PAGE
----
Soon after the signing of the first Oslo agreement seven
years ago, Dr. Yossi Beilin, then the protege of Shimon Peres
and now Minister of Justice (and acting Minister of
Religions), embarked on an eighteen month effort with
prominent Palestinians to frame a plan for a final settlement
that was acceptable to both sides. The result -- never before
released for public scrutiny -- was known as the Beilin-Abu
Right at the beginning, Beilin went straight to Arafat (while
he was still in Tunisia) to ask him to join in an effort to
work out principles for a final agreement between Israel and
the Palestinians. Arafat agreed and delegated the job to his
closest advisor, Mahmoud Abbas, known also as Abu Mazen. Both
took the effort very seriously and formed negotiating teams.
The number of people involved in the effort was deliberately
kept to a minimum in order to ensure secrecy.
For eighteen months they met and worked. Secrecy was
preserved, even though they met in Jerusalem, Cyprus and
various European cities. The effort was financed, at least in
part, by Sweden.
In the end they produced a sweeping yet very detailed
blueprint for an agreement between Israel and the
Palestinians. The final document was completed on October 31,
1995, and was supposed to have been presented to Israeli
Prime Minister Rabin and to Arafat. However the Israeli prime
minister was struck down by an assassin's bullet only four
days later, so his reaction to the plan will never be known.
Prime Minister Rabin's widow recently said that her husband
would not have agreed to concessions offered by current
Israeli Prime Minister Barak at the recent Camp David
negotiations, though they do not go substantially beyond what
was already envisioned by Beilin five years ago.
Though Abu Mazen withdrew his unqualified assent soon after
it was published, and it was never adopted officially by
anyone, nonetheless, the plan was known and served to define
the parameters of the discussion. It had something to say
about almost every aspect of contention.
One of the most revealing paragraphs relates to Jerusalem.
"The government of Israel shall extend its recognition to the
independent State of Palestine within agreed and secure
borders, with its capital Al-Quds. Simultaneously, the State
of Palestine shall extend its recognition to the State of
Israel within agreed and secure borders with its capital
Yerushalayim. Both sides continue to look favorably at the
possibility of establishing a Jordanian-Palestinian
confederation, to be agreed upon by the State of Palestine
and the Hashemite Kingdom of Jordan."
Since this agreement was signed by Beilin, a very close
associate of Shimon Peres (Rabin had called him "Peres'
poodle"), more than six months before the elections of 1996
in which Binyamin Netanyahu became prime minister, it makes
clear that the Likud charge in that election campaign --
"Peres will divide Jerusalem" -- was accurate. At the time,
Peres and the Labor Party argued that the Likud slogan was a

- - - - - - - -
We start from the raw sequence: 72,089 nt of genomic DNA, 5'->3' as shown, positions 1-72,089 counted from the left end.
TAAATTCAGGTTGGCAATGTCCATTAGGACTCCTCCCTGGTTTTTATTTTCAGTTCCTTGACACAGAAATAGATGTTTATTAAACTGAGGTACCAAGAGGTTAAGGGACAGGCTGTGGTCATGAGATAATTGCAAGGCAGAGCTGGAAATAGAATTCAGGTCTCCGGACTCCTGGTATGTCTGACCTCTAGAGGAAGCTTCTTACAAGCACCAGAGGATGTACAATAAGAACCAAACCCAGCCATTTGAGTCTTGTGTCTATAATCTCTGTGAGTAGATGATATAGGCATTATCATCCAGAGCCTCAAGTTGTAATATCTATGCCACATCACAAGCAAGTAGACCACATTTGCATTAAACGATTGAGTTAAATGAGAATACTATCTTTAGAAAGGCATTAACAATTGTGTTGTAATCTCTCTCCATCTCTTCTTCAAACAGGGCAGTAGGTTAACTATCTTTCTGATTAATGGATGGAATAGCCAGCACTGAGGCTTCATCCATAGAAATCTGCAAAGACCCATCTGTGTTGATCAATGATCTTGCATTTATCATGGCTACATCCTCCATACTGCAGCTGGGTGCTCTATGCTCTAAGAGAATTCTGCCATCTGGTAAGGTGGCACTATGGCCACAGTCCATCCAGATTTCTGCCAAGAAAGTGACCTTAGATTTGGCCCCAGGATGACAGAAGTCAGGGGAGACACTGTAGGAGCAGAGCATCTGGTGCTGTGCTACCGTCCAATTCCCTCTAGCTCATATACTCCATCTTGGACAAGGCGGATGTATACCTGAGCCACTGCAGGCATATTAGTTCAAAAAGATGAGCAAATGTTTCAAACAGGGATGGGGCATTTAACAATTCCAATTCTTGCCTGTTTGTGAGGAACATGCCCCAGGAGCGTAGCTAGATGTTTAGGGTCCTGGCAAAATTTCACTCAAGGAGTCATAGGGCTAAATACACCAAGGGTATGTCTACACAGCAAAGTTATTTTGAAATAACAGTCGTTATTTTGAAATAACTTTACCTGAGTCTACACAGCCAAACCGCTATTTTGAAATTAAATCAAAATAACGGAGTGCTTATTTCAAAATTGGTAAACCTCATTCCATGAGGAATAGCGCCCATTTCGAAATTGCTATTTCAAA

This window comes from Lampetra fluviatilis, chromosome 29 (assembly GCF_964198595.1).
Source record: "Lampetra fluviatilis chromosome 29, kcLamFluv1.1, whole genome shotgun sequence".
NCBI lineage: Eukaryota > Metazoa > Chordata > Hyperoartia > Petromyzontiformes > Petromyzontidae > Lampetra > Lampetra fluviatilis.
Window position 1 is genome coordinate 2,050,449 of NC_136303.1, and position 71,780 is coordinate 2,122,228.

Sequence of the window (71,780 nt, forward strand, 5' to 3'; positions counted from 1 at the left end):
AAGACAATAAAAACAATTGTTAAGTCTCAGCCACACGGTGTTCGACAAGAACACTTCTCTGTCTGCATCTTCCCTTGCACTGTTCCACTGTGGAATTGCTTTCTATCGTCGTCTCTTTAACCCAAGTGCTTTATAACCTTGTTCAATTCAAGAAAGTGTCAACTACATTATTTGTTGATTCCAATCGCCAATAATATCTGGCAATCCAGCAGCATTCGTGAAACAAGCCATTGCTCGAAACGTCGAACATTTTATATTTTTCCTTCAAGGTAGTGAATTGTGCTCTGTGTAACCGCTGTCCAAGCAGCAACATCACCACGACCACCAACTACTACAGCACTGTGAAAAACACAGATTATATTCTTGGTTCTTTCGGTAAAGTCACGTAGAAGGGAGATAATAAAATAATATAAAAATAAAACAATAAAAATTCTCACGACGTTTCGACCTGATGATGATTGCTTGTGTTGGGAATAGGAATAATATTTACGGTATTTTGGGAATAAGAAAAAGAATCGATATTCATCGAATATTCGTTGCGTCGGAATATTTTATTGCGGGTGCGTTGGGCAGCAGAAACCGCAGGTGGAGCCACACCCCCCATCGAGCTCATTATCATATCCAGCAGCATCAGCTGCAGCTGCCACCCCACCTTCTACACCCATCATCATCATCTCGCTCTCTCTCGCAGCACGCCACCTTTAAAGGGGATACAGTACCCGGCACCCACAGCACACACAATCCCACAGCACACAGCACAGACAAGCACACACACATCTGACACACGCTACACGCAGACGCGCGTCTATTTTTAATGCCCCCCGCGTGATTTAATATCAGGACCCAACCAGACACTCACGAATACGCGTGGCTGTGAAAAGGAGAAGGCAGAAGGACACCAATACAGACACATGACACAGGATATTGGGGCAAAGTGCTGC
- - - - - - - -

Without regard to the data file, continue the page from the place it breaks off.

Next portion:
malicious distortion. The official Labor platform did call
for a united Jerusalem, but the terms of the Beilin-Abu Mazen
agreement, which clearly provide for a division of Jerusalem
into Jewish and Arab states, are not consistent with that.
The Beilin-Abu Mazen plan envisions an expanded Jerusalem
that would include Abu Dis, Eizariya, Ma'aleh Adumim, Givat
Ze'ev, and other adjacent areas. Within the city of
Jerusalem, neighborhoods inhabited by Israelis are defined as
"Israeli boroughs," and neighborhoods inhabited by
Palestinians are called "Palestinian boroughs."
"The parties agree to maintain one municipality for the city
of Jerusalem in the form of a Joint Higher Municipal Council,
formed by representatives of the boroughs. These
representatives will elect the mayor of the city of
Jerusalem," the document reads.
Beilin and Abu Mazen did not go into details regarding the
Old City, but wrote that "in recognition of the special
status and significance of the Old City area for members of
the Christian, Jewish, and Moslem faiths, the parties agree
to grant this area a special status."
An official in the Prime Minister's Office denied Monday
night that this document was the basis for the talks at the
Camp David summit in July. Newsweek reported that U.S.
President Bill Clinton considered the draft document a "core
idea" at Camp David.
Regarding settlements, the plan stipulates that "there will
be no exclusive civilian residential areas for Israelis in
the State of Palestine. Individual Israelis remaining within
the borders of the Palestinian state shall be subject to
Palestinian sovereignty and Palestinian rule of law."
On another difficult issue, the Palestinian refugees, the
document says that Israel "acknowledges the moral and
material suffering caused to the Palestinian people as a
result of the war of 1947-1949; it further acknowledges the
Palestinian refugees' right of return to the Palestinian
state and their right to compensation and rehabilitation for
moral and material losses."
At the same time, the document reads that, "Whereas the
Palestinian side considers that the right of the Palestinian
refugees to return to their homes is enshrined in
international law and natural justice, it recognizes that the
prerequisites of the new era of peace and coexistence, as
well as the realities that have been created on the ground
since 1948, have rendered the implementation of this right
Newsweek did not publish the maps that accompanied the
paper, but according to details that have leaked out over the
years, some 94 percent of the West Bank -- including the
Jordan Valley -- as well as all of the Gaza Strip would be
ceded to the Palestinians. The new state would be
demilitarized, and Abu Mazen agreed that Israel maintain
three battalions and three early warning stations and air
defense units in the Jordan valley.